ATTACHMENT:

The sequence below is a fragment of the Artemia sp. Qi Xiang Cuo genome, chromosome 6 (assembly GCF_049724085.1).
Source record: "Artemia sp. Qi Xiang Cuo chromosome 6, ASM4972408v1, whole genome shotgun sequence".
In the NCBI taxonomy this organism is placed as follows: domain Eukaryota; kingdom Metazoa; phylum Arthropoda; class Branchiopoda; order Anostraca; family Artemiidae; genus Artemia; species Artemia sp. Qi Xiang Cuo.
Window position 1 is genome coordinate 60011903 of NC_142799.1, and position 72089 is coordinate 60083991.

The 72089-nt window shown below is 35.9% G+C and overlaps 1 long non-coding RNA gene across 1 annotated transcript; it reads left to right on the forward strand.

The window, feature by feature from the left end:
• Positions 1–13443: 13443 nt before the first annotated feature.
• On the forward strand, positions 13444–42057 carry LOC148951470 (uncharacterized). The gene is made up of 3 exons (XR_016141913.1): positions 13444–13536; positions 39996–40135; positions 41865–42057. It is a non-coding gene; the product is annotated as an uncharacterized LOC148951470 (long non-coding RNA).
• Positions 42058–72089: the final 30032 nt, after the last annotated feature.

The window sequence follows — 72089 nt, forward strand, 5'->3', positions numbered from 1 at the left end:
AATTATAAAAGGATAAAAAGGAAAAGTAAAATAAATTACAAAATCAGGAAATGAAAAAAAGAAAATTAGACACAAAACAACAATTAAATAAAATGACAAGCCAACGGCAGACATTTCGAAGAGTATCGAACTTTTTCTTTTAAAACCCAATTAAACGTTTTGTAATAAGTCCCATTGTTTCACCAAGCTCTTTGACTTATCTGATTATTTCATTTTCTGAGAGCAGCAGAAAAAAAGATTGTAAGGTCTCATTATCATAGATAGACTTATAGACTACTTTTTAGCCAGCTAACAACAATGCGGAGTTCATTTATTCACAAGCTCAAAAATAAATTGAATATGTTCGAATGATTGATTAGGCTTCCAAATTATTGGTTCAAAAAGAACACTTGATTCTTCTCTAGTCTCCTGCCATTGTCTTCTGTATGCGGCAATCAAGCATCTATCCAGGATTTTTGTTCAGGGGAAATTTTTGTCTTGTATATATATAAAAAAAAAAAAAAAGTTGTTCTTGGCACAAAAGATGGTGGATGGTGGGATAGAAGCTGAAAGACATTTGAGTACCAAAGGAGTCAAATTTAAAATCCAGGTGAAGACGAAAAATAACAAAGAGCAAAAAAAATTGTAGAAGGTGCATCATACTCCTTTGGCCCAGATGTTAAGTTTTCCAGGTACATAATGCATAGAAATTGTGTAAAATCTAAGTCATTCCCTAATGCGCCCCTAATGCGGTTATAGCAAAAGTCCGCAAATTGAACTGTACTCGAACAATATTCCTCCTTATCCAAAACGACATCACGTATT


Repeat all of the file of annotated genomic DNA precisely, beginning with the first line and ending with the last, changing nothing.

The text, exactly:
The sequence below is a fragment of the Artemia sp. Qi Xiang Cuo genome, chromosome 6 (assembly GCF_049724085.1).
Source record: "Artemia sp. Qi Xiang Cuo chromosome 6, ASM4972408v1, whole genome shotgun sequence".
In the NCBI taxonomy this organism is placed as follows: domain Eukaryota; kingdom Metazoa; phylum Arthropoda; class Branchiopoda; order Anostraca; family Artemiidae; genus Artemia; species Artemia sp. Qi Xiang Cuo.
Window position 1 is genome coordinate 60011903 of NC_142799.1, and position 72089 is coordinate 60083991.

The 72089-nt window shown below is 35.9% G+C and overlaps 1 long non-coding RNA gene across 1 annotated transcript; it reads left to right on the forward strand.

The window, feature by feature from the left end:
• Positions 1–13443: 13443 nt before the first annotated feature.
• On the forward strand, positions 13444–42057 carry LOC148951470 (uncharacterized). The gene is made up of 3 exons (XR_016141913.1): positions 13444–13536; positions 39996–40135; positions 41865–42057. It is a non-coding gene; the product is annotated as an uncharacterized LOC148951470 (long non-coding RNA).
• Positions 42058–72089: the final 30032 nt, after the last annotated feature.

The window sequence follows — 72089 nt, forward strand, 5'->3', positions numbered from 1 at the left end:
AATTATAAAAGGATAAAAAGGAAAAGTAAAATAAATTACAAAATCAGGAAATGAAAAAAAGAAAATTAGACACAAAACAACAATTAAATAAAATGACAAGCCAACGGCAGACATTTCGAAGAGTATCGAACTTTTTCTTTTAAAACCCAATTAAACGTTTTGTAATAAGTCCCATTGTTTCACCAAGCTCTTTGACTTATCTGATTATTTCATTTTCTGAGAGCAGCAGAAAAAAAGATTGTAAGGTCTCATTATCATAGATAGACTTATAGACTACTTTTTAGCCAGCTAACAACAATGCGGAGTTCATTTATTCACAAGCTCAAAAATAAATTGAATATGTTCGAATGATTGATTAGGCTTCCAAATTATTGGTTCAAAAAGAACACTTGATTCTTCTCTAGTCTCCTGCCATTGTCTTCTGTATGCGGCAATCAAGCATCTATCCAGGATTTTTGTTCAGGGGAAATTTTTGTCTTGTATATATATAAAAAAAAAAAAAAAGTTGTTCTTGGCACAAAAGATGGTGGATGGTGGGATAGAAGCTGAAAGACATTTGAGTACCAAAGGAGTCAAATTTAAAATCCAGGTGAAGACGAAAAATAACAAAGAGCAAAAAAAATTGTAGAAGGTGCATCATACTCCTTTGGCCCAGATGTTAAGTTTTCCAGGTACATAATGCATAGAAATTGTGTAAAATCTAAGTCATTCCCTAATGCGCCCCTAATGCGGTTATAGCAAAAGTCCGCAAATTGAACTGTACTCGAACAATATTCCTCCTTATCCAAAACGACATCACGTATT